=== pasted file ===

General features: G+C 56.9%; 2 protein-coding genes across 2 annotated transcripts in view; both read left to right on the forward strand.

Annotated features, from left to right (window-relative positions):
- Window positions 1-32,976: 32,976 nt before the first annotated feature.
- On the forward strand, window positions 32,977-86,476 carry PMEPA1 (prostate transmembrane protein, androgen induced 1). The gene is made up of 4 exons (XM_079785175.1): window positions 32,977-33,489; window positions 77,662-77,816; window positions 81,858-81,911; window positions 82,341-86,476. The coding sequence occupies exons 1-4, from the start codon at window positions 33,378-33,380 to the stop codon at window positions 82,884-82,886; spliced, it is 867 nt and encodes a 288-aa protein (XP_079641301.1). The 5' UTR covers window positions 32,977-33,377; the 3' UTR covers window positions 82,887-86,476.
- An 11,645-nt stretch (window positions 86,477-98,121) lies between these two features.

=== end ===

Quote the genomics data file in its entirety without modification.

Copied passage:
General features: G+C 56.9%; 2 protein-coding genes across 2 annotated transcripts in view; both read left to right on the forward strand.

Annotated features, from left to right (window-relative positions):
- Window positions 1-32,976: 32,976 nt before the first annotated feature.
- On the forward strand, window positions 32,977-86,476 carry PMEPA1 (prostate transmembrane protein, androgen induced 1). The gene is made up of 4 exons (XM_079785175.1): window positions 32,977-33,489; window positions 77,662-77,816; window positions 81,858-81,911; window positions 82,341-86,476. The coding sequence occupies exons 1-4, from the start codon at window positions 33,378-33,380 to the stop codon at window positions 82,884-82,886; spliced, it is 867 nt and encodes a 288-aa protein (XP_079641301.1). The 5' UTR covers window positions 32,977-33,377; the 3' UTR covers window positions 82,887-86,476.
- An 11,645-nt stretch (window positions 86,477-98,121) lies between these two features.